“Many animals who end up with a taxidermist – such as those who come from hunters – are violently killed before they’re stuffed and mounted. If an animal dies of natural causes, then PETA is not ethically opposed to preserving his or her body, although it strikes many people as disrespectful to put an animal on display, just as we’d never preserve and display a beloved human family member.”
However, the organisation holds its biggest contempt for rogue taxidermists, those hybrid artists who stitch bits of animals on to bits of other animals to create freakish juxtapositions. People like New Zealand-dwelling Brit Andrew Lancaster, whose possum-headed chicken, duck/rabbit creation, and blackbird-meets-goldfish monstrosity have been greeted with glee and disgust alike.
And fellow New Zealander Lisa Black, whose steampunk creations include a clockwork crocodile and a tortoise full of cogs. And Miami Beach man Enrique Gomez De Molina, who combined a squirrel with a crab and a goat with a skunk, and was sentenced to 20 months in prison for trafficking in endangered wildlife.
PETA says: “Rogue taxidermy is a morbid and disrespectful hobby – like patching a bit of your dead grandmother’s foot on to the head of a stranger who was hit by a car because you feel like it.” Morse agrees, asking in semi-earnestness, “What if the animals wouldn’t have liked each other in real life?”
Video available at: http://youtube.com/watch?v=qdjOQanaqVQ.
Amanda Sutton has more respect for her animals. The red-haired 33-year-old, who works as a creative artworker for West End theatres, has been practicing taxidermy on the side for some time, and runs courses at Barts Pathology Museum under the name Amanda’s Autopsies.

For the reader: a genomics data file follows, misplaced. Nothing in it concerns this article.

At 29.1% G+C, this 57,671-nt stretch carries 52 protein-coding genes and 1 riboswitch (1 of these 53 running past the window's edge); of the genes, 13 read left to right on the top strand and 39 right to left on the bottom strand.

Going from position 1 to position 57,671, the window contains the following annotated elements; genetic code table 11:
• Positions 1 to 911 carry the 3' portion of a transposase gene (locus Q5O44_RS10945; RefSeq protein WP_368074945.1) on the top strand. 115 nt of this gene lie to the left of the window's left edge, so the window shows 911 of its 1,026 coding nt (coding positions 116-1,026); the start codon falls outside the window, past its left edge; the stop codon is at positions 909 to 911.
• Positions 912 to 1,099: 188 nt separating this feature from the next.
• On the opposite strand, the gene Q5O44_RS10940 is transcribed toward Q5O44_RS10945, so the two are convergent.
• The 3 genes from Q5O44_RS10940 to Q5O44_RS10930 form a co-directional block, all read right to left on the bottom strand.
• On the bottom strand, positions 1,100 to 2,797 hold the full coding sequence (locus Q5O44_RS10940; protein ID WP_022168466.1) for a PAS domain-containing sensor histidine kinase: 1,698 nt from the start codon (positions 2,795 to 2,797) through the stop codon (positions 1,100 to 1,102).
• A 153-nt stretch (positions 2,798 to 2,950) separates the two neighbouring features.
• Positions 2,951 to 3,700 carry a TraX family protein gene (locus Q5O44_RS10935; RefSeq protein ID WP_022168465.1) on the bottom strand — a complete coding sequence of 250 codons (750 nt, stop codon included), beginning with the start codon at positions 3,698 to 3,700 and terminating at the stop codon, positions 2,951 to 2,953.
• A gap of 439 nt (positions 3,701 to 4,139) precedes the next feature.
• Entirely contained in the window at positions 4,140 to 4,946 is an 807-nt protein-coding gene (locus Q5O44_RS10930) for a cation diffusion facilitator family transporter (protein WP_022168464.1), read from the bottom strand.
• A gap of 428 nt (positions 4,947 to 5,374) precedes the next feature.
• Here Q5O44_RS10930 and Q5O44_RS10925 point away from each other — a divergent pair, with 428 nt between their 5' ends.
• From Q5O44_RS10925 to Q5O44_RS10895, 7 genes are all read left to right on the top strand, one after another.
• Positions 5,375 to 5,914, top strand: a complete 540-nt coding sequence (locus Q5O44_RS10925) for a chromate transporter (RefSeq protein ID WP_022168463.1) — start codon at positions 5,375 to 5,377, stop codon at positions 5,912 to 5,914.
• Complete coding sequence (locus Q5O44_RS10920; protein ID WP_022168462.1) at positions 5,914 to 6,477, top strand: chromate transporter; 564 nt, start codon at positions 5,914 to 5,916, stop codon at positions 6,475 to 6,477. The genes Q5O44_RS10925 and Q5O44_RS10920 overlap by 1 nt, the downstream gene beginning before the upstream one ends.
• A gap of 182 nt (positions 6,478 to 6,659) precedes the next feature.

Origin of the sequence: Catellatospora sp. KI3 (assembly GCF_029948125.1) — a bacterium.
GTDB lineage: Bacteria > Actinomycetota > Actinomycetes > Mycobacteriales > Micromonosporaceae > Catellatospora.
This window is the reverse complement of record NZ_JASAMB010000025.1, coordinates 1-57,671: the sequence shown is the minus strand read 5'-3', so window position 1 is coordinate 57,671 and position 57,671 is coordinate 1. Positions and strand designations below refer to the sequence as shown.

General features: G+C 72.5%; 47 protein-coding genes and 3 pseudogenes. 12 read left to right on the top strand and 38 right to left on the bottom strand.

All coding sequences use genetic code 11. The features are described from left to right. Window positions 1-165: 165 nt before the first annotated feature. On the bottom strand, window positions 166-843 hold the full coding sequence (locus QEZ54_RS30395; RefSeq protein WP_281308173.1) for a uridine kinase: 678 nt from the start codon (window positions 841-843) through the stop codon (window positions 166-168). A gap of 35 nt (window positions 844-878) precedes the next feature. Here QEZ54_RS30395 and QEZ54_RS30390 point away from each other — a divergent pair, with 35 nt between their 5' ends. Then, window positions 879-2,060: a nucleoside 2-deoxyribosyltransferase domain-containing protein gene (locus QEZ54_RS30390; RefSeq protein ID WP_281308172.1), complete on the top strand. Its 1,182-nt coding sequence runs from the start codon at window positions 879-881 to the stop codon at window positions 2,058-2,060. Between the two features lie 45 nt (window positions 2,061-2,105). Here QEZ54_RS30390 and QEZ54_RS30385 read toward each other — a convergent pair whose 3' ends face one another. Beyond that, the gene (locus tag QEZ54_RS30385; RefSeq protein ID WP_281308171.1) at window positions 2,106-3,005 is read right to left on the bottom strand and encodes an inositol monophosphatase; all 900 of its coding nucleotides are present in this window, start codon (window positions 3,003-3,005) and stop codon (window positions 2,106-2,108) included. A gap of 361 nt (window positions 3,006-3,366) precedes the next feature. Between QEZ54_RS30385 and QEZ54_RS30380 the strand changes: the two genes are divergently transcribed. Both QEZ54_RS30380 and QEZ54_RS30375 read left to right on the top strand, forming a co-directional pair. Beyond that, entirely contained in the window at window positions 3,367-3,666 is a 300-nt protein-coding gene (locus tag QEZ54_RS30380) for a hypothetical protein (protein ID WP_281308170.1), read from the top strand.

She gets her supplies from a variety of places. “I mainly pick up frozen animals from pet shops, where they are pet feed for the reptiles,” she tells me. “I also know butchers that will keep the skin on for me – rabbits, hares, and squirrels. I can also eat them after, so in this case nothing is wasted.” She’s also friendly with a lady who breeds cats, and passes on the kittens that die of natural causes between the three- and five-week mark.
Sutton is heavily inspired by Walter Potter, and tries to make her pieces look like they date from his period. There are a lot of miniature objects involved, and she tries “to create something more interesting than just a mouse in a top hat”. Most of her pieces have been sold but can be recreated.
Her classes are hugely popular, and she sees a range of people come in for a tinker. “While I get all sorts of age groups, a lot of girls seem to like them,” she says. “I think it’s thought of as another version of a craft, so girls feel more comfortable with the stuffing and sewing, like you would a doll.”
The renewed popularity of taxidermy has its downsides, even aside from the internet hate. Sutton says the hobby “contributes to hunting still”, and she’s noticed that within certain taxidermy circles, illegal pieces are appearing on the market again. “New dealers are buying in stock, and they don’t have the appropriate paperwork. Some claim they are pre-1947 [and so pre-date a law requiring a license] but they are obviously newer.”
Back in the early 00s there was a raft of stories about organised crime gangs cashing in on the market for rare animals. The owner of Get Stuffed in Islington, Robert Sclare, meanwhile, was jailed for forging documents allowing him to trade in rare and threatened species.
The menagerie hauled from his shop included a week-old tiger cub, a leopard, a green turtle, a black panther, some gorilla skulls, a chimpanzee, a grey wolf, and 21 birds of prey. At the time, Stuart Chapman of the World Wildlife Fund said that entering the shop was like “walking into an animal house of horrors”. Sclare also showed one undercover reporter a 14-week foetus, a human head, and an amputated hand.
As anyone who’s peered out of the window of the 341 at its carnival of death knows, Get Stuffed is still going strong. You can browse its tasteful dog rugs, tables made from elephant legs, and baby skeletons on its site. Access to the actual store is by appointment only, though, and Morse had a raging argument with the guy who runs it.
“He basically insinuated I couldn’t afford anything in the shop,” she remembers. “I suspect maybe he thought – as a lot of people do – that I’m some hipster idiot who wanted to Instagram the giraffe.”